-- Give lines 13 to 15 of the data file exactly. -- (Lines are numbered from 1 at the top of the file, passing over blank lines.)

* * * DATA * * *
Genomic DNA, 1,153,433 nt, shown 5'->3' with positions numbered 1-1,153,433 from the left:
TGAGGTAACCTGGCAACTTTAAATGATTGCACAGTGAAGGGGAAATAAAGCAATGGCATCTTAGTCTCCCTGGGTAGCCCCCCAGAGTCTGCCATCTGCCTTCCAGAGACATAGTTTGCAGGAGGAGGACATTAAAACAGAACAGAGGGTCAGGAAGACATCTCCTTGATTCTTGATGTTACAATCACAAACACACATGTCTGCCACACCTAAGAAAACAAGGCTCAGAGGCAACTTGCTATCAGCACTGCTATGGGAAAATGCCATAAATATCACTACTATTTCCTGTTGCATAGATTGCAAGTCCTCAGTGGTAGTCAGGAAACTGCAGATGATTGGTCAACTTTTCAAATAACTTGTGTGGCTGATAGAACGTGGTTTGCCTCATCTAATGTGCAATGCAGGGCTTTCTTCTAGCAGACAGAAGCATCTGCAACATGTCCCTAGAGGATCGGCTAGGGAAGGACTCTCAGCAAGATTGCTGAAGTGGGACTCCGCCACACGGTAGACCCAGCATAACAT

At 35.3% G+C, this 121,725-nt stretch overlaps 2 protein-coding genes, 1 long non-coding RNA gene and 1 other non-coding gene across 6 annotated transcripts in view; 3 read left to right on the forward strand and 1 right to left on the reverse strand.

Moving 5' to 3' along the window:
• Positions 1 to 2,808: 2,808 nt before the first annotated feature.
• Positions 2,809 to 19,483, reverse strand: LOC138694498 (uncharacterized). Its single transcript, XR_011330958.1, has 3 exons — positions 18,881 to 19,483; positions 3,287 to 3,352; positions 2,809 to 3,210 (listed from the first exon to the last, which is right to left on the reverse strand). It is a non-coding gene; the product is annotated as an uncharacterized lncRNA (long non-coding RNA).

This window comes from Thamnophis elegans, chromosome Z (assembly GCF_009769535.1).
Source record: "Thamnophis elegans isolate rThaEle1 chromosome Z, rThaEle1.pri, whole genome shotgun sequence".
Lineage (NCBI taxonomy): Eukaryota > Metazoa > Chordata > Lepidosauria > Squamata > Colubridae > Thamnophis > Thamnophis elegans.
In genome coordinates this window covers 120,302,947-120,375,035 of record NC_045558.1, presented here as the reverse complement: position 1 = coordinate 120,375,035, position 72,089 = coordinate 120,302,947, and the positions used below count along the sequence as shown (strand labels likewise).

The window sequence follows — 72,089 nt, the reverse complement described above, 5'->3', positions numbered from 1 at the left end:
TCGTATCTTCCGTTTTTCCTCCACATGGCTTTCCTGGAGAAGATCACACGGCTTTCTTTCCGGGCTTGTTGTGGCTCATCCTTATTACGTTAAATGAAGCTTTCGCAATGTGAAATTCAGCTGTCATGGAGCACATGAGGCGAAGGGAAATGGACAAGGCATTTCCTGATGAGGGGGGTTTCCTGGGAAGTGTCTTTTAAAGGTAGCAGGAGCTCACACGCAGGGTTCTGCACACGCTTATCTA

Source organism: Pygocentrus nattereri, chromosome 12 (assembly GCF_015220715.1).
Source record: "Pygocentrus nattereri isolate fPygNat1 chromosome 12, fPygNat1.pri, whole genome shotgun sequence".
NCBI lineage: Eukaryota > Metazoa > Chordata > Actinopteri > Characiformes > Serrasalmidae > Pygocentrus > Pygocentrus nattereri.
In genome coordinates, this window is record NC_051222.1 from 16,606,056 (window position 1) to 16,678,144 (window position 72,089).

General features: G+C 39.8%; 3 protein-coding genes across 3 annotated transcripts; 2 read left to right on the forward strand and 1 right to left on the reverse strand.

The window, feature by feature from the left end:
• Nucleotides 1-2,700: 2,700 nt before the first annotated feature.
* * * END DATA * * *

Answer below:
Source organism: Pygocentrus nattereri, chromosome 12 (assembly GCF_015220715.1).
Source record: "Pygocentrus nattereri isolate fPygNat1 chromosome 12, fPygNat1.pri, whole genome shotgun sequence".
NCBI lineage: Eukaryota > Metazoa > Chordata > Actinopteri > Characiformes > Serrasalmidae > Pygocentrus > Pygocentrus nattereri.